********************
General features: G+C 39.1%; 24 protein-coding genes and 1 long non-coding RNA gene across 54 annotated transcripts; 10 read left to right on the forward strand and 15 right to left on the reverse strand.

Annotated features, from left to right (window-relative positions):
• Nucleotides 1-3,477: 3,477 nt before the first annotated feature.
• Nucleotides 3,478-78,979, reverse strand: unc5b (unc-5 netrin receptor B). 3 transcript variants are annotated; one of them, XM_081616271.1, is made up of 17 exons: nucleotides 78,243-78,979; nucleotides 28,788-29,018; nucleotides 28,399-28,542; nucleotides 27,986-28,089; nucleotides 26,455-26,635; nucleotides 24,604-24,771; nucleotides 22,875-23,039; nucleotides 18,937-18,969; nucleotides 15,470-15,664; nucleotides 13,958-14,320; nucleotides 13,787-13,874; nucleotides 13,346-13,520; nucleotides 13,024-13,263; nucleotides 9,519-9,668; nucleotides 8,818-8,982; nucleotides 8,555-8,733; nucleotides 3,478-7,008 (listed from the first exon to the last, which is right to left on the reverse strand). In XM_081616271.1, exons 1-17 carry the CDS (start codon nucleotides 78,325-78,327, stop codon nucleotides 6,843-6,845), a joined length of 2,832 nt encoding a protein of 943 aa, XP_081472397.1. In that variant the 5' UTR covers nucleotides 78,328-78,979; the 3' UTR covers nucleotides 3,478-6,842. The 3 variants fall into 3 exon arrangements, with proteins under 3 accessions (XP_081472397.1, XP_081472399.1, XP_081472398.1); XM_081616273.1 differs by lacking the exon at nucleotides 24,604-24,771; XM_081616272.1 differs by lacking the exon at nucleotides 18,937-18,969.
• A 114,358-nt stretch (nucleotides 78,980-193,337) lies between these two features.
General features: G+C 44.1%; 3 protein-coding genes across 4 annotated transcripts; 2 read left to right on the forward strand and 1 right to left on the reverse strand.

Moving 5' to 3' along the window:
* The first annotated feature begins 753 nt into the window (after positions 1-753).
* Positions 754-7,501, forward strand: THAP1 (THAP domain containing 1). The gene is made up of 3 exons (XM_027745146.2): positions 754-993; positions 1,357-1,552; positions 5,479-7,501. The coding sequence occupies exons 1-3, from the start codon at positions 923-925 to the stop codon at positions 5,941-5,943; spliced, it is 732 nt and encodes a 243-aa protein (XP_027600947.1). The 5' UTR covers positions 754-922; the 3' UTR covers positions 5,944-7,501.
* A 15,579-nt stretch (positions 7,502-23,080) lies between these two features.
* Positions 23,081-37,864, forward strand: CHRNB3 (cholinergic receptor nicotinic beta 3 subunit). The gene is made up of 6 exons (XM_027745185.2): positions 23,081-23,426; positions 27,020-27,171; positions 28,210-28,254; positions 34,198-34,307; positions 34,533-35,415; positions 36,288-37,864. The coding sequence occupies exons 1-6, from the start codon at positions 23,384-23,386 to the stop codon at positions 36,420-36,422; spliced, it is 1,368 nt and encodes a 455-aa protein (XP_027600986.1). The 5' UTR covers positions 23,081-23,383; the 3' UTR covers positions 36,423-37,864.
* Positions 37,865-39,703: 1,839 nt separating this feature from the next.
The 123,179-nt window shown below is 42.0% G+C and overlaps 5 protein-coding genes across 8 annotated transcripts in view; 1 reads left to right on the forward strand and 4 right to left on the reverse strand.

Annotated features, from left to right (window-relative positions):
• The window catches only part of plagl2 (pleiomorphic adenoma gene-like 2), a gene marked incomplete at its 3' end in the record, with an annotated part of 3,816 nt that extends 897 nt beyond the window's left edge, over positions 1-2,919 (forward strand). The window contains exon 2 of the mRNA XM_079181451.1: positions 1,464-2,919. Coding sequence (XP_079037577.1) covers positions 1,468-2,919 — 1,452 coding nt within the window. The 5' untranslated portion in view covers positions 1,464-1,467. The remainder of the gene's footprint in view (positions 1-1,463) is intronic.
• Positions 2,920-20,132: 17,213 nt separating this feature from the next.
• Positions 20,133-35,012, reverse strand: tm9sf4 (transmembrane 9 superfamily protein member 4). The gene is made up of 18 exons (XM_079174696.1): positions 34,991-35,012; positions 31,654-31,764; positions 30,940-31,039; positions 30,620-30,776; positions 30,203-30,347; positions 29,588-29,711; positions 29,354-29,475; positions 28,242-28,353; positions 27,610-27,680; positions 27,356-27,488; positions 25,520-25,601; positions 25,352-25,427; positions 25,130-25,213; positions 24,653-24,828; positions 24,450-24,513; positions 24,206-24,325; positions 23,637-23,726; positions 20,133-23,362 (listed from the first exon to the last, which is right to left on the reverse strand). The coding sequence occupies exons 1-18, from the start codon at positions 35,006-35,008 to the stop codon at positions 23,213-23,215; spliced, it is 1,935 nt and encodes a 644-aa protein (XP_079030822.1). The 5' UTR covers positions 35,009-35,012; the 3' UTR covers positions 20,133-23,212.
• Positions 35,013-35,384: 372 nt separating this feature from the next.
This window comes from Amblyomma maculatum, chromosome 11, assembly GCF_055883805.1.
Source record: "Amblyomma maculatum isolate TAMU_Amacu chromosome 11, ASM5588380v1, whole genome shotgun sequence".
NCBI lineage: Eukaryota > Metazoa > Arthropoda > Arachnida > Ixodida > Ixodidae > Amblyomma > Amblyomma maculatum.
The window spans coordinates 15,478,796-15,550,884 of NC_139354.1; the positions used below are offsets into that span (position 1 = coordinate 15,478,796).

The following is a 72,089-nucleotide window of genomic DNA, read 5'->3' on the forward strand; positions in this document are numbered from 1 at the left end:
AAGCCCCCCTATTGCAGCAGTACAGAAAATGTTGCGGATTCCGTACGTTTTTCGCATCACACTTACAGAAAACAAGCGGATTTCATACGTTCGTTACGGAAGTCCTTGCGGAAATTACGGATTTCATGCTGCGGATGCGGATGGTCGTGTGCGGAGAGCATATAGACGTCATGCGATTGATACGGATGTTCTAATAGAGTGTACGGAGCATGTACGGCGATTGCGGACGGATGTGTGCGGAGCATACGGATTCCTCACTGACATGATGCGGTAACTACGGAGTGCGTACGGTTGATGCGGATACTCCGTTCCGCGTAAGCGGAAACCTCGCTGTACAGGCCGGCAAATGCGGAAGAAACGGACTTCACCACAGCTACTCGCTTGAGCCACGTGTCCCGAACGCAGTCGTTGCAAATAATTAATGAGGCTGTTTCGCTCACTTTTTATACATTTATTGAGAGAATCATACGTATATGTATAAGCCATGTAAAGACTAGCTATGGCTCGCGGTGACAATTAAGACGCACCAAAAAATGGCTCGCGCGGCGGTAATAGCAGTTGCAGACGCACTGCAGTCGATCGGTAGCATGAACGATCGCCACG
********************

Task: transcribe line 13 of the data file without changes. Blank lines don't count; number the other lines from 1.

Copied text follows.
The 123,179-nt window shown below is 42.0% G+C and overlaps 5 protein-coding genes across 8 annotated transcripts in view; 1 reads left to right on the forward strand and 4 right to left on the reverse strand.